Do you remember the first fictional character that spoke directly to you and your experiences? For Asian Pacific American Heritage Month, Anita Felicelli at Bustle asked 13 authors to recount the first time they saw themselves reflected in a work of fiction. The answers range from Bich Minh Nguyen choosing Maxine Hong Kingston’s Woman Warrior to Soniah Kamal with Judy Blume’s Are You There God? It’s Me, Margaret.
“As they were actual animals, rather than anthropomorphized personality traits intended to teach moral lessons, the Dog’s words were just a bunch of barking. The Goat bolted across the road, ending up on the ridge behind the Baker place. The Goat’s owner then called Animal Control, even though the Dog’s owner knew about the pot plants in the former’s greenhouse, which he had always been cool about, though that may change real soon.” Aesop’s lesser fables.
Some corners of the literary world were confused last week when news hit about the passing of Beatles producer George Martin, forcing Game of Thrones author George R.R. Martin to make this statement: “While it is strangely moving to realize that so many people around the world care so deeply about my life and death, I have to go with Mark Twain and insist that the rumors of my death have been greatly exaggerated. It was Sir George Martin, of Beatles fame, who has passed away. Not me.”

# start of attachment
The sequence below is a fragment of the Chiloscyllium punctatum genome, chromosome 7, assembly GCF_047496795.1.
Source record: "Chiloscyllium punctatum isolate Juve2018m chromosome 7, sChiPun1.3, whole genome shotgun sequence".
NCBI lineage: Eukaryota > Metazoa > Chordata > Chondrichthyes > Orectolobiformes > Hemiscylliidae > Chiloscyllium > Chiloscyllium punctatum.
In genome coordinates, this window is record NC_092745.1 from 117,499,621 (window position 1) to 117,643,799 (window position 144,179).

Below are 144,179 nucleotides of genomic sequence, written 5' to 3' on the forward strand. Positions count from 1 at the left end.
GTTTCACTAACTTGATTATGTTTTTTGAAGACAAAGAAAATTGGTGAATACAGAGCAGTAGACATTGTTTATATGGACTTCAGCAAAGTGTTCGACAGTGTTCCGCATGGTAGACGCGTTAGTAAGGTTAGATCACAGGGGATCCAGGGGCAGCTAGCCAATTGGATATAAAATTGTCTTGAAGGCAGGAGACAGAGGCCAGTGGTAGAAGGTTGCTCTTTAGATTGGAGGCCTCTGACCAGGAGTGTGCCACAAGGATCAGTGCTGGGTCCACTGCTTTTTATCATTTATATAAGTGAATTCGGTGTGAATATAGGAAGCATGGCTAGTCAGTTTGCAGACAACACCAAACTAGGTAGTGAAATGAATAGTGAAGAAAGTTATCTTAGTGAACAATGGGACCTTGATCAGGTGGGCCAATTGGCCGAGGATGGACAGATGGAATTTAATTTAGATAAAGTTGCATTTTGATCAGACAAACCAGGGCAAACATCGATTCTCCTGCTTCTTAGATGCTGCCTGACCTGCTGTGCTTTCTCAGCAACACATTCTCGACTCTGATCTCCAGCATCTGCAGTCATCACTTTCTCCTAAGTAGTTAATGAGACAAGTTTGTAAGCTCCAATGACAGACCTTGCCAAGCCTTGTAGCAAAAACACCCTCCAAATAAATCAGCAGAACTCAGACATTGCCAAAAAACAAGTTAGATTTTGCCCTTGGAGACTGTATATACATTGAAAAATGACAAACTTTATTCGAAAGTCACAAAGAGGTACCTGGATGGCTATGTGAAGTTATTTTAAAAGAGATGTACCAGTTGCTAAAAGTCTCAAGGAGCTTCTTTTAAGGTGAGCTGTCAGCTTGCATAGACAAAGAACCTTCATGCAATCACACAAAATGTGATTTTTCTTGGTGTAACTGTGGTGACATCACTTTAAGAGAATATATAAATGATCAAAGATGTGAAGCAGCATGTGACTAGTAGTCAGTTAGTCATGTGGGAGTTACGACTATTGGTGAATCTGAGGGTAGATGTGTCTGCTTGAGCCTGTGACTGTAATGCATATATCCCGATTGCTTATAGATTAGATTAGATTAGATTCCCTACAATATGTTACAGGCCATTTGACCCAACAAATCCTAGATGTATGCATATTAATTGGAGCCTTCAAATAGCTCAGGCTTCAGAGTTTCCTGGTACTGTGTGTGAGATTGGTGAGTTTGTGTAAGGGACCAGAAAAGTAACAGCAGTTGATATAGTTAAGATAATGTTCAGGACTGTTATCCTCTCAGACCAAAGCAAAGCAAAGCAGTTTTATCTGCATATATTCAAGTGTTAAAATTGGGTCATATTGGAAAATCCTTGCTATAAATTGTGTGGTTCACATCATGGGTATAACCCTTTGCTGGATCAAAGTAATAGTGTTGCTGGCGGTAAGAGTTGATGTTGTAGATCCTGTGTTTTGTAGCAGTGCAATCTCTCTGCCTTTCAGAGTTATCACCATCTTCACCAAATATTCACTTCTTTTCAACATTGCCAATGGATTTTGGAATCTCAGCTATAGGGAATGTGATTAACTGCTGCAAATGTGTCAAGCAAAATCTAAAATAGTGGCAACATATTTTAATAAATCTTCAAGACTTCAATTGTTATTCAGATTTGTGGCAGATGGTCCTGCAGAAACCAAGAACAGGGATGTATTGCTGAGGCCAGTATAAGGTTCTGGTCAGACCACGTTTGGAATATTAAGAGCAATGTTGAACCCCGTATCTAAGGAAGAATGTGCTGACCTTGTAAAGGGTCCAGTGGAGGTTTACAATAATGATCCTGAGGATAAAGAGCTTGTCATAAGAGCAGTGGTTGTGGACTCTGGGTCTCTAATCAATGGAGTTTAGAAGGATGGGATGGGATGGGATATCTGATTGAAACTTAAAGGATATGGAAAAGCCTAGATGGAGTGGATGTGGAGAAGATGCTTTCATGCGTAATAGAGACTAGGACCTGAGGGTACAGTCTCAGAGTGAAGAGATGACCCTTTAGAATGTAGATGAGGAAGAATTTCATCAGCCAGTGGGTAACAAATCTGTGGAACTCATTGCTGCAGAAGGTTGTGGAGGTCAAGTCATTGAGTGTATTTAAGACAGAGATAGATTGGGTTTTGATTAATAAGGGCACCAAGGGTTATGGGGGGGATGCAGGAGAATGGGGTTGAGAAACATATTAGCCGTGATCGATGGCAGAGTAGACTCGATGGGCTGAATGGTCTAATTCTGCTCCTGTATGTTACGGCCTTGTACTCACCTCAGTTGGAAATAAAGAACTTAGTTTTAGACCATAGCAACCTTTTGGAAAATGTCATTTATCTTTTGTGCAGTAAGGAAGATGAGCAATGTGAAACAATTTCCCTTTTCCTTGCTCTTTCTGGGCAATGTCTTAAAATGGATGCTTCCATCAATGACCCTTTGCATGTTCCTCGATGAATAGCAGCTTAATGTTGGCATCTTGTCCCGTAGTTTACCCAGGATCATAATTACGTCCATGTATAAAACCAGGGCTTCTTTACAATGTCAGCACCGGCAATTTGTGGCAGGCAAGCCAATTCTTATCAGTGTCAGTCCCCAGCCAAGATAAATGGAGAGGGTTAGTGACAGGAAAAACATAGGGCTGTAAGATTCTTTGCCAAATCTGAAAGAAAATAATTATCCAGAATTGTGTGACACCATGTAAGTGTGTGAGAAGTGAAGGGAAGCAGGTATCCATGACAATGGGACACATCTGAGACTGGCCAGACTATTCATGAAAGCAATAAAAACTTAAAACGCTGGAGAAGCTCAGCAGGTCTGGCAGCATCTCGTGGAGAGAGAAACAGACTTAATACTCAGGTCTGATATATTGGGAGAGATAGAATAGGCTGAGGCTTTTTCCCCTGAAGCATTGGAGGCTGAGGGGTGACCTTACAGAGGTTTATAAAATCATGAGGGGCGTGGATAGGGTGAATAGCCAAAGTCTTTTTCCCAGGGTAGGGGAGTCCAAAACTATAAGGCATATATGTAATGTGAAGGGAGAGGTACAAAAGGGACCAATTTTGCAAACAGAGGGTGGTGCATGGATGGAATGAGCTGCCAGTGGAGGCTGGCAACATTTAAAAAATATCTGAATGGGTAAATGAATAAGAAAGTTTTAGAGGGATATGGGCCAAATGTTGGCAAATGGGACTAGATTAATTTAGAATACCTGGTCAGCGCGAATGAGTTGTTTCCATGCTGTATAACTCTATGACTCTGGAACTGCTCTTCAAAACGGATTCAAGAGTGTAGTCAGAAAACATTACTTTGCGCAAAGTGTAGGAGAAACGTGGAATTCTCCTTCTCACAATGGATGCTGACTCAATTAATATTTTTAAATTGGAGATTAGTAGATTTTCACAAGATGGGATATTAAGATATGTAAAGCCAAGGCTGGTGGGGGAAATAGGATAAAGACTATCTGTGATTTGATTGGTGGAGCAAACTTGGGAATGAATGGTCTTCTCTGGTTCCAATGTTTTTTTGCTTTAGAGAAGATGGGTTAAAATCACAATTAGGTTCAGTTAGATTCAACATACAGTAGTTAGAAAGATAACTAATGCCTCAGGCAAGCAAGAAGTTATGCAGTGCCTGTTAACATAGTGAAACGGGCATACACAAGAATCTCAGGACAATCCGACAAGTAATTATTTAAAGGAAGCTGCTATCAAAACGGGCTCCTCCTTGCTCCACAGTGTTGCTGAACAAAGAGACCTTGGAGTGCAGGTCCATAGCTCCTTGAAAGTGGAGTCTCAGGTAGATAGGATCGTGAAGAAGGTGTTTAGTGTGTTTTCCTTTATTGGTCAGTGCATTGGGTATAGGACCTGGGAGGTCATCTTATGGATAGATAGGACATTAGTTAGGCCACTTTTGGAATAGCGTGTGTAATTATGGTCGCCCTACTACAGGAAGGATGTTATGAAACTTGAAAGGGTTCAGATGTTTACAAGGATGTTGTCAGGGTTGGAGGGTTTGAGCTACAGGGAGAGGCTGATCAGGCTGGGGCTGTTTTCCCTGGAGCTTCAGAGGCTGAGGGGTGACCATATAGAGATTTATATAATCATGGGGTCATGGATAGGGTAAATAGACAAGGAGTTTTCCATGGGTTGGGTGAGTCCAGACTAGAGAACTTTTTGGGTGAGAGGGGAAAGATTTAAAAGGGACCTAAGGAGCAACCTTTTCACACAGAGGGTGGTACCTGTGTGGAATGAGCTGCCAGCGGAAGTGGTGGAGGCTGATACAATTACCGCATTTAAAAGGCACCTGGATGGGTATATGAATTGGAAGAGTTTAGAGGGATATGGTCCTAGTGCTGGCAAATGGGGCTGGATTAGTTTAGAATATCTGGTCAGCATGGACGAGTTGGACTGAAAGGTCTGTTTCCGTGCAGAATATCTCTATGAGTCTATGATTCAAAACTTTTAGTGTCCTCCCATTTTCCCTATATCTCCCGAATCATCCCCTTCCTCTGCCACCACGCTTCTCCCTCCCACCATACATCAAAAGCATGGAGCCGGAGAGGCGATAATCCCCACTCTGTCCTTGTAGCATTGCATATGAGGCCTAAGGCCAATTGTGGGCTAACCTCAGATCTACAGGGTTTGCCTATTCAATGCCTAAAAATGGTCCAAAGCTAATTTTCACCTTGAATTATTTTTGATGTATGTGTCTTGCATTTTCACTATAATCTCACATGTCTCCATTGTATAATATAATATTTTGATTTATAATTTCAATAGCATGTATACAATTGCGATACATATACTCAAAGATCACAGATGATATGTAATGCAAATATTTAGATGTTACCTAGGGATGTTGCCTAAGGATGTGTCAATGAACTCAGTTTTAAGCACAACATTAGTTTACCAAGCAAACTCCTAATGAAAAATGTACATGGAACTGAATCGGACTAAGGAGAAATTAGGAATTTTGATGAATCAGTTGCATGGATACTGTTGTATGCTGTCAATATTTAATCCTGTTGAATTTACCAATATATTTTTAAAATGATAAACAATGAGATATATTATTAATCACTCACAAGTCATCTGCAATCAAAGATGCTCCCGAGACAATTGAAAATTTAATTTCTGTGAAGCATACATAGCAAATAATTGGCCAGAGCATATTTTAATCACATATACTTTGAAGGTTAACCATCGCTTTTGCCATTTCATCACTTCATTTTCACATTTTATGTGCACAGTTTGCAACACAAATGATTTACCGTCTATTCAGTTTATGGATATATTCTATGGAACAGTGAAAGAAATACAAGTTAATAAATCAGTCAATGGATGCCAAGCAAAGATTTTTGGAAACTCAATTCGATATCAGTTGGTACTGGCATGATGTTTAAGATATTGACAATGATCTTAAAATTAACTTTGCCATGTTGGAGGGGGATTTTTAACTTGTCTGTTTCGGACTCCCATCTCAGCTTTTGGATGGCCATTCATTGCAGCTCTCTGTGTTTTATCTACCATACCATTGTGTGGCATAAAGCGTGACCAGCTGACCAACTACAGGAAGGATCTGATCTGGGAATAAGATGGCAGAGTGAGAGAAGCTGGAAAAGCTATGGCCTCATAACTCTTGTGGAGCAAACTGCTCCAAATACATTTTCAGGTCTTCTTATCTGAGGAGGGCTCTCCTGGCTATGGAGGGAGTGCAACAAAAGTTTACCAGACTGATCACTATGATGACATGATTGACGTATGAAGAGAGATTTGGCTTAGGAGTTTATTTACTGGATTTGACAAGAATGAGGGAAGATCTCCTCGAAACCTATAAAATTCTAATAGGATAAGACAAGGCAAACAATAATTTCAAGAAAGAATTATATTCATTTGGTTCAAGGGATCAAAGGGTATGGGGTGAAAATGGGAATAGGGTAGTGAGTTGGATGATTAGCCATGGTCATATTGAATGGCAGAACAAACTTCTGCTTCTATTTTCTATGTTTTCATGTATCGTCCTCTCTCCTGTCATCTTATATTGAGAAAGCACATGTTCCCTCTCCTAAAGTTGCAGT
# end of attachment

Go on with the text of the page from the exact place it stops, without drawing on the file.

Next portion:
Jessica Love writes for The American Scholar about some recent psychological studies on the art and perspective of storytelling. Of particular interest is the way “the first person does seem to encourage us to identify with the narrator, especially when that narrator is a lot like us.” Not that identifying with narrators is the primary purpose of reading, as the New Yorker reminds us in a piece against “relatability,” but it’s something to consider the next time you pick up a novel and find a character who seems to be just like you.
Ayobami Adebayo is interviewed by Abigail Bereola for Hazlitt and it’s fantastic. They discuss proverbs, romantic love, sickle cell anemia and writing your first book. “At the risk of sounding very narcissistic, I’m going to say I write for myself ultimately. And maybe my sister. I think that when I’m working, it’s very difficult for me to think about an audience, perhaps because sometimes it gets a bit overwhelming. I’m trying to figure out so many things that I really don’t start thinking about the idea that other people might read this thing until, ‘Oh my God, it’s publication day’ and I have a panic attack like ‘Oh my God, what have I done?’ I think the awareness of an audience is something I’m just coming into because this is a first book.”